Optimal compliant-surface jumping: A multi-segment model of springboard standing jumps

Kuangyou B. Cheng, Mont Hubbard

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14 引文 斯高帕斯(Scopus)


A multi-segment model is used to investigate optimal compliant-surface jumping strategies and is applied to springboard standing jumps. The human model has four segments representing the feet, shanks, thighs, and trunk-head-arms. A rigid bar with a rotational spring on one end and a point mass on the other end (the tip) models the springboard. Board tip mass, length, and stiffness are functions of the fulcrum setting. Body segments and board tip are connected by frictionless hinge joints and are driven by joint torque actuators at the ankle, knee, and hip. One constant (maximum isometric torque) and three variable functions (of instantaneous joint angle, angular velocity, and activation level) determine each joint torque. Movement from a nearly straight motionless initial posture to jump takeoff is simulated. The objective is to find joint torque activation patterns during board contact so that jump height can be maximized. Minimum and maximum joint angles, rates of change of normalized activation levels, and contact duration are constrained. Optimal springboard jumping simulations can reasonably predict jumper vertical velocity and jump height. Qualitatively similar joint torque activation patterns are found over different fulcrum settings. Different from rigid-surface jumping where maximal activation is maintained until takeoff, joint activation decreases near takeoff in compliant-surface jumping. The fulcrum-height relations in experimental data were predicted by the models. However, lack of practice at non-preferred fulcrum settings might have caused less jump height than the models' prediction. Larger fulcrum numbers are beneficial for taller/heavier jumpers because they need more time to extend joints.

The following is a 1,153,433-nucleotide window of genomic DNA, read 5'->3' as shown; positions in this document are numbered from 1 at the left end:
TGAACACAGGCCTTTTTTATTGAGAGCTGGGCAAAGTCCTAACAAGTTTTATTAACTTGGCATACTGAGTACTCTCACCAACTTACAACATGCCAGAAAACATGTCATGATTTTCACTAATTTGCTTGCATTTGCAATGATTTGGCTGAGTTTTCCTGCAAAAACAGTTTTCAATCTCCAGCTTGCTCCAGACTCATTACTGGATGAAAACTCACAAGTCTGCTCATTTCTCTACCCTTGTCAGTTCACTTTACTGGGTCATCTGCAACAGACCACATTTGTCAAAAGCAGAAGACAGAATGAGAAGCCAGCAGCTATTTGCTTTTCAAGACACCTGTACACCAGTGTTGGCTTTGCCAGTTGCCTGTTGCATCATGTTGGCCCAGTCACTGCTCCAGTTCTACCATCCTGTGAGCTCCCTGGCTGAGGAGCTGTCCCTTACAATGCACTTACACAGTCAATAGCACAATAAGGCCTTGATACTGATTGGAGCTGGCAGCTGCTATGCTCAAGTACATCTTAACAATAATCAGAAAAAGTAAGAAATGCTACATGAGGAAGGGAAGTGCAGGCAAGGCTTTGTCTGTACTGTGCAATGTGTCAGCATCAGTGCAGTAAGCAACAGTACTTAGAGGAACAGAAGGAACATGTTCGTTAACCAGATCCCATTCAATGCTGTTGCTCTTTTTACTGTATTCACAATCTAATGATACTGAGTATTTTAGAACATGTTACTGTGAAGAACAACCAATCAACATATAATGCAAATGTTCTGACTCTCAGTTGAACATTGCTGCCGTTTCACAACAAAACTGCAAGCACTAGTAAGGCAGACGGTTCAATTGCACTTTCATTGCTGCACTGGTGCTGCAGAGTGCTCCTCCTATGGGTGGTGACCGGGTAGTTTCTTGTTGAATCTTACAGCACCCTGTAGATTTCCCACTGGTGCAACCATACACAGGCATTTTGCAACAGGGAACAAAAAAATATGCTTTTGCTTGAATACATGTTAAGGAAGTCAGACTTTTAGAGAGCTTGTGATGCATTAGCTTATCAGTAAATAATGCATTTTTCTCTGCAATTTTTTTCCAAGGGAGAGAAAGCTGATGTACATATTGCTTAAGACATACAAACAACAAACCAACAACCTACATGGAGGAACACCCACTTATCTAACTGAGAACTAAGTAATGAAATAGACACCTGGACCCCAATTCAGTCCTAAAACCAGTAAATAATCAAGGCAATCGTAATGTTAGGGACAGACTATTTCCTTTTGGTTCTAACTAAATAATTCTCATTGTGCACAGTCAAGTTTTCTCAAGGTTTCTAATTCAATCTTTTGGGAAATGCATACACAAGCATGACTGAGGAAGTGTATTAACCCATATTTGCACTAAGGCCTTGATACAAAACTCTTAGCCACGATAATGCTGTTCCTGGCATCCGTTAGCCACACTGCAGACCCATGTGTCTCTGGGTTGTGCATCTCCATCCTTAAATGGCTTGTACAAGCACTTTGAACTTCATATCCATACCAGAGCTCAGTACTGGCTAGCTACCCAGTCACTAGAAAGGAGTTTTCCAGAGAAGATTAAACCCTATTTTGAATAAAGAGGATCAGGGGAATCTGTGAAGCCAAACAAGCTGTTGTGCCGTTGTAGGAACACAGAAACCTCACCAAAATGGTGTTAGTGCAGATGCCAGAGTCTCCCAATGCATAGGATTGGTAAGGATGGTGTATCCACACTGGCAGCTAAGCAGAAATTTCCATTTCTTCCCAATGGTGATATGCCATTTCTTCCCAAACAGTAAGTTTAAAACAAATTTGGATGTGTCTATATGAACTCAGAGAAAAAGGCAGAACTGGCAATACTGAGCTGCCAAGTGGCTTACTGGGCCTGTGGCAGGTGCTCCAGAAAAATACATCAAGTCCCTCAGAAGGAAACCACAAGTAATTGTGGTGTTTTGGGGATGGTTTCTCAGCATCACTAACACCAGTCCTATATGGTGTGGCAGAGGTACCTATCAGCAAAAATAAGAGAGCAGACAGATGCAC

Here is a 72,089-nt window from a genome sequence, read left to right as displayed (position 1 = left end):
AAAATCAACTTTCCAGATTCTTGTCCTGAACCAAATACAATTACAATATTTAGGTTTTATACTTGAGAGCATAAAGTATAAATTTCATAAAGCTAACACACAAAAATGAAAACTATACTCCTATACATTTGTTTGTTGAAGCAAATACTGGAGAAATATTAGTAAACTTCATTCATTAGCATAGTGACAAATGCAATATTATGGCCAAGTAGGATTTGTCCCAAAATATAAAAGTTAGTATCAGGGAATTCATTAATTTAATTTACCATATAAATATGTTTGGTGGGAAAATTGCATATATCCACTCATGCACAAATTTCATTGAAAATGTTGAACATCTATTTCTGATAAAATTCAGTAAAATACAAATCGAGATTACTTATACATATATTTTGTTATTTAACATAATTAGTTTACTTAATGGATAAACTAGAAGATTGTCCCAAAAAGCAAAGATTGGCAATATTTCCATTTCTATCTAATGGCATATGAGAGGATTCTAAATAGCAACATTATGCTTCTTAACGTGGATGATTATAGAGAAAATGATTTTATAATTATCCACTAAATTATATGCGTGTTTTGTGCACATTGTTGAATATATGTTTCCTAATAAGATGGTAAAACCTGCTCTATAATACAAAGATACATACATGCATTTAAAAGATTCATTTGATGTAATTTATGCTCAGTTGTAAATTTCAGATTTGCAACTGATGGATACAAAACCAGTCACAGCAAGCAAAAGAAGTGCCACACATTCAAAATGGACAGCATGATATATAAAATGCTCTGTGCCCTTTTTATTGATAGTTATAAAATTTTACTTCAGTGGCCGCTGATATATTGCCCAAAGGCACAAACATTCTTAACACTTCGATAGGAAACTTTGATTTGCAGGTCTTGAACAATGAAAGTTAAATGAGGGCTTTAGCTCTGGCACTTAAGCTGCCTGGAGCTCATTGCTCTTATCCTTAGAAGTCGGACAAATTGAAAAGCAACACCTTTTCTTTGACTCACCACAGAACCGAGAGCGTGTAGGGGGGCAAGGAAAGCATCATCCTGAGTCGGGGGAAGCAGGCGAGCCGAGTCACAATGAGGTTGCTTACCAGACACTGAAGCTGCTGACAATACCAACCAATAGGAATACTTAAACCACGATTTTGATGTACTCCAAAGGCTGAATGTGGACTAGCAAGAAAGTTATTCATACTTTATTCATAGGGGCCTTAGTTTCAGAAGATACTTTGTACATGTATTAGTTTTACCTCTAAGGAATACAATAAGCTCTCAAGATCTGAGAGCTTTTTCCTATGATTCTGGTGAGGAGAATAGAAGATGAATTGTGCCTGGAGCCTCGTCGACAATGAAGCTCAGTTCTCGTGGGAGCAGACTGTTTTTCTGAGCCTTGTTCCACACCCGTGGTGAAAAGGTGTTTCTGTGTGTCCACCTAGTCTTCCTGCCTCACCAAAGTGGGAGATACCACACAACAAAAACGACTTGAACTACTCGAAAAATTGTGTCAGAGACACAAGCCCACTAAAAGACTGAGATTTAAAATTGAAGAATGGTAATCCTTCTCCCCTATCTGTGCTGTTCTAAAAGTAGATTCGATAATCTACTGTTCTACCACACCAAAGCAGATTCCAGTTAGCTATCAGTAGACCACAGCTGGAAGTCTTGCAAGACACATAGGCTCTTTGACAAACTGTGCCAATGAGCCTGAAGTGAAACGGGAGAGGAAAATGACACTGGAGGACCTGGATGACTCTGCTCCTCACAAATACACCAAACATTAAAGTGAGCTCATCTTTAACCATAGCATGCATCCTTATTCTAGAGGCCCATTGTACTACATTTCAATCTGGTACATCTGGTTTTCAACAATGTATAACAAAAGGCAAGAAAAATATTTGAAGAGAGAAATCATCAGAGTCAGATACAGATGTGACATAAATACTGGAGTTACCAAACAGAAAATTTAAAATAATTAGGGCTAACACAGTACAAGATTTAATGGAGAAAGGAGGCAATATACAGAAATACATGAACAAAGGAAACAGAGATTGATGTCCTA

頁(從 - 到)1822-1829
期刊Journal of Biomechanics
出版狀態Published - 2005 9月

All Science Journal Classification (ASJC) codes

  • 生物物理學
  • 復健
  • 生物醫學工程
  • 骨科和運動醫學


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